Survey highlights importance of self-esteem for children and parents

Self-esteem is the most important factor for parents who have children requiring vision correction, according to a survey. 

Conducted by Johnson & Johnson Vision Care and popular parenting website, Mumsnet, the research, entitled Parents and Children’s Views and attitudes about vision correction questioned 507 adults to gauge the attitudes and perceptions of parents of vision corrected children aged between 10–17 years old. As a comparison, the participants’ children were also questioned.

In the survey, 70% of girls and 50% of boys agreed that it was “absolutely critical” to be confident and comfortable among their peers. The majority of parents were aware of that, telling the survey that it was of paramount importance to them too that their children should have high self-esteem.
While parents and children agreed about self-esteem in the survey, they did not see eye to eye when it came to contact lenses. The research revealed that four in 10 children who currently wear spectacles had asked their parents to try contact lenses, but the results showed that most parents were reluctant to let them.
Two-thirds of parents surveyed believed their children were not old enough, or were not responsible enough, to wear contact lenses.
Marcella McParland, director of professional affairs at Johnson & Johnson Vision Care for the UK and Ireland, said: “The survey demonstrates that many parents don’t realise children from quite a young age can wear contact lenses. Responses show that parents believe the ‘right’ age for children to start wearing contact lenses is about 14 and that fewer than one in five parents are aware that children as young as eight are capable of contact lens wear.”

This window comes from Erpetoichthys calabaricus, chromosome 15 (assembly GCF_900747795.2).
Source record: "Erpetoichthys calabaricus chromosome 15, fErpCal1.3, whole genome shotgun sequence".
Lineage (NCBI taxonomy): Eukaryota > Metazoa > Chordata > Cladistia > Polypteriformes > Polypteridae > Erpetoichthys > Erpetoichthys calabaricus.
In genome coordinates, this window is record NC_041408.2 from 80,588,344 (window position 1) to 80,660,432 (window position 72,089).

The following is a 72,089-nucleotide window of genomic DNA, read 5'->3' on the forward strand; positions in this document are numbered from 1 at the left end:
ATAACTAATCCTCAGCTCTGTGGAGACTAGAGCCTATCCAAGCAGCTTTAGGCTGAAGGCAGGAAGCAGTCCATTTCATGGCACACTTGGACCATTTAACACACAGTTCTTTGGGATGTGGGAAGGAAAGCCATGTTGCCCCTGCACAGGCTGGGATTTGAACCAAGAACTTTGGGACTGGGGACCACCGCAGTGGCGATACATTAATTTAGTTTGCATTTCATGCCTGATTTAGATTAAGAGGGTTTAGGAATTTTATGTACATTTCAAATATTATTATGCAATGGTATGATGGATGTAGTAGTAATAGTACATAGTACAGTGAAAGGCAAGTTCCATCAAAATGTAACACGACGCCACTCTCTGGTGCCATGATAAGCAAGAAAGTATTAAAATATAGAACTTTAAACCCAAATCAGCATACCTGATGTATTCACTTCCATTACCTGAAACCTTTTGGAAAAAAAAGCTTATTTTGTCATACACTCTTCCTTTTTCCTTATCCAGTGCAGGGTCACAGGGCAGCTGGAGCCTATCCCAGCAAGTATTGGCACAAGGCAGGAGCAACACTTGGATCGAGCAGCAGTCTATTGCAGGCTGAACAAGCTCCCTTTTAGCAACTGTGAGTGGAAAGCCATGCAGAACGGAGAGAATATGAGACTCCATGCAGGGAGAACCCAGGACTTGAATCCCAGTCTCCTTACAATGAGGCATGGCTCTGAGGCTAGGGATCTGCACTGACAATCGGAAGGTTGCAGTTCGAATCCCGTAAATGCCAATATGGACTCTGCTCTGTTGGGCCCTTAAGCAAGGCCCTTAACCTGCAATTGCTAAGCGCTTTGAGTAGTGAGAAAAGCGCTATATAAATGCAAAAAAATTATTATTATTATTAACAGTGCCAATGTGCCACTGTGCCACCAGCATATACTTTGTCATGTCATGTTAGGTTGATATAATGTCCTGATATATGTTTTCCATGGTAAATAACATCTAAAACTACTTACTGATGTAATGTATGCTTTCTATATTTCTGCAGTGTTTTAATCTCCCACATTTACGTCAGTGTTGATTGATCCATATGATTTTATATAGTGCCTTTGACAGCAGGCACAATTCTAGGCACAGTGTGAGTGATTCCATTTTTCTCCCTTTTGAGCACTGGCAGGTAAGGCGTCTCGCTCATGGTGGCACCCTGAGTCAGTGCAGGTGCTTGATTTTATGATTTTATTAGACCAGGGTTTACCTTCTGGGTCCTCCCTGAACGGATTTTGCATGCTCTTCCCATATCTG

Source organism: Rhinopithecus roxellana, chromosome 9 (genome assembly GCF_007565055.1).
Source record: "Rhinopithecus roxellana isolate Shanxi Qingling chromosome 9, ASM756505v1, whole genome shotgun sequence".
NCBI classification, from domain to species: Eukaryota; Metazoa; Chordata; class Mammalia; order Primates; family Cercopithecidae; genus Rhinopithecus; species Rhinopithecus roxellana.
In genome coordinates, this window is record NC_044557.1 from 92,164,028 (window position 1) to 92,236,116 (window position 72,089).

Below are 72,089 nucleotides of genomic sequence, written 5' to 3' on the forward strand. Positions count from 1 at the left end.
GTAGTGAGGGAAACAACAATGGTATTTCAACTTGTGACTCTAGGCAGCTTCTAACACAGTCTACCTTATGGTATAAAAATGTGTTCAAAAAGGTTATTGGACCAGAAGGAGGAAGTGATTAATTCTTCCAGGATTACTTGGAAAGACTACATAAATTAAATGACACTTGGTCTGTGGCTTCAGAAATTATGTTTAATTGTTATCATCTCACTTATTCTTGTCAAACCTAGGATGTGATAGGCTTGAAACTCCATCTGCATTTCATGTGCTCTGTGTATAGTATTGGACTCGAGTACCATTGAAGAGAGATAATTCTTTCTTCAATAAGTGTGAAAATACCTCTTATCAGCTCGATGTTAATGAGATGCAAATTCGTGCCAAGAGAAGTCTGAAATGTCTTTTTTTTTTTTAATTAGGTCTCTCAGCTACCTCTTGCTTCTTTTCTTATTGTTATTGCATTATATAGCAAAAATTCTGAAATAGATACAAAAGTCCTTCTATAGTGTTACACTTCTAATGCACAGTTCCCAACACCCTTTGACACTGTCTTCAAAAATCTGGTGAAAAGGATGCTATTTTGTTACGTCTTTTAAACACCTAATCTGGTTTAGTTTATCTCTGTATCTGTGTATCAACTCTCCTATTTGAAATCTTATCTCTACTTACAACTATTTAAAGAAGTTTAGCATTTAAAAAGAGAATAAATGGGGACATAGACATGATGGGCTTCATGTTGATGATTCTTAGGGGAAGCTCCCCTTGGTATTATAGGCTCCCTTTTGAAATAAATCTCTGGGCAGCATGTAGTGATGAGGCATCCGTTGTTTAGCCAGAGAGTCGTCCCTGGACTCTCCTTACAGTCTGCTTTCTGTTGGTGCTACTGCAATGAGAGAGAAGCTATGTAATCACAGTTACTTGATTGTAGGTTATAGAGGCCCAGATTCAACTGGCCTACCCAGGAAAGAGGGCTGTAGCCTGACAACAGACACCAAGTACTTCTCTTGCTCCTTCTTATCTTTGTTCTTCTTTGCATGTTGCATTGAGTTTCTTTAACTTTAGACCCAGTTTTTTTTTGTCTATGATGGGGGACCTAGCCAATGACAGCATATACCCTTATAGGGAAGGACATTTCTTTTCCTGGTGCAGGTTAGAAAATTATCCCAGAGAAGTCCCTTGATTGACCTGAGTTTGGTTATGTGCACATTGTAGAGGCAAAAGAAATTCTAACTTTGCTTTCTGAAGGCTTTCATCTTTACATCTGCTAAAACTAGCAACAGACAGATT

Paul Surridge, chief executive of Sight Care which is sponsored by Johnson & Johnson Vision Care, commented: “The most important thing is that children who have a prescription and need either glasses or contact lenses to see well, should feel confident and comfortable at this time of their lives. 
“Myopia typically develops at around eight years of age and can get worse in the teen years. This is a vulnerable time for young people, who may be facing all sorts of academic, social and sporting challenges. The essential thing is for them to feel at ease with their vision correction, whether it be spectacles or contact lenses.”
Mr Surridge added: “Independent opticians invariably situated at the heart of local communities are very happy to talk through all the vision correction options available and explain how children can make safe contact lens wearing part of their daily routine.”
Deven Lakhani, one of the leading advocates of contact lens use for children in Enfield confirms these findings. “Increasingly, we are seeing children, as young as 8 who would benefit from the use of contact lenses. Modern lenses are very comfortable and healthy and can provide better all-round vision and a safer, more practical option in many cases.”
He cites an example of a young girl whose drama teacher had recommended her parents to consider contact lenses for her when she was performing on stage. “Once wearing her new contact lenses the change in her confidence was both astounding and heart-warming. I would strongly encourage all parents to ask their child’s optometrist about the suitability of contact lenses for their children. It can be a life-changing experience.”
 Child trying glasses


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